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<p>Rural medicine will get a shot in the arm in August when the Indiana University School of Medicine-Terre Haute launches a special curriculum to train students seeking a rural, primary care practice.</p>

First Class of Rural Medicine Students Enter Indiana University School of Medicine – Terre Haute

Eight of the 24 students entering medical school at Terre Haute will be the first enrolled in a four-year medical school program with a curriculum focused on the unique aspects of rural patient care. Classes begin Aug. 12.

“The rural medicine program at Terre Haute is one of the IU School of Medicine’s answers to remedying a physician shortage in underserved areas of Indiana,” said Taihung “Peter” Duong, Ph.D., assistant dean and director of the IUSM- Terre Haute. “About 30 percent of Hoosiers live in rural areas designated as medically underserved by the Indiana State Department of Health. By developing this program, the medical school will increase awareness and interest in rural practice among incoming students.”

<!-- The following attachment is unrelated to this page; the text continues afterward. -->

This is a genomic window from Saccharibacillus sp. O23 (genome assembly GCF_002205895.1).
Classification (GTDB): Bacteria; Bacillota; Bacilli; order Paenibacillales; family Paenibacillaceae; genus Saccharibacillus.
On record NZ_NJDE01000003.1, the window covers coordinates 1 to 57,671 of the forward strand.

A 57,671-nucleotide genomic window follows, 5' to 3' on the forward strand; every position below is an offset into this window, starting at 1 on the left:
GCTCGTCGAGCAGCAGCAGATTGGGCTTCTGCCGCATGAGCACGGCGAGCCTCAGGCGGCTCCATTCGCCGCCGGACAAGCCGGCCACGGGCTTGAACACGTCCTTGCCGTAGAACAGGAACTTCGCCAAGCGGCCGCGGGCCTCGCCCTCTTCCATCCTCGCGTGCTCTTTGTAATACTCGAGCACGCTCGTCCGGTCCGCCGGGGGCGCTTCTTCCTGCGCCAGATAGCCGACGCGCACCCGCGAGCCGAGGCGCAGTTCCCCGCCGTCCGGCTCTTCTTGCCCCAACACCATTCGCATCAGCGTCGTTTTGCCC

For the first time since the statewide medical education system was established nearly 40 years ago, the Terre Haute center will offer the third year of medical school classes beginning in 2010 to students pursuing the rural health focus. Previously, the eight IU School of Medicine education campuses, affiliated with other universities in Indiana, offered only the first two years of the four-year curriculum. All students matriculated to the main campus in Indianapolis for the final two years of their education and clinical rotations.

The expansion of the program in Terre Haute was made possible through the cooperation of other medical institutions in the region, said Stephen B. Leapman, M.D., executive associate dean for educational affairs at the medical school.

“Rural Medicine Program students will receive their clinical training during their third and fourth years of medical school at Union Hospital in Terre Haute, West Central Community Hospital in Clinton as well as other hospitals in the Wabash Valley,” said Dr. Leapman. “The response from the medical community has been gratifying.”

The plan to expand class size at Terre Haute and the other medical education campuses is in response to an anticipated physician workforce shortage. Beginning in 2007, the entering class size will continue to increase by 14 medical students a year through 2012.

First-year medical students at IU will participate in the traditional White Coat Ceremony Aug. 9. The 308 students will gather at the Murat Theatre in downtown Indianapolis to don an enduring symbol of the profession they desire – the physician’s white coat – and to repeat in unison the time-honored Physician’s Oath.

First and second-year students at IUSM- Terre Haute will be on that campus Aug. 11 for student orientation.

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IU School of Medicine
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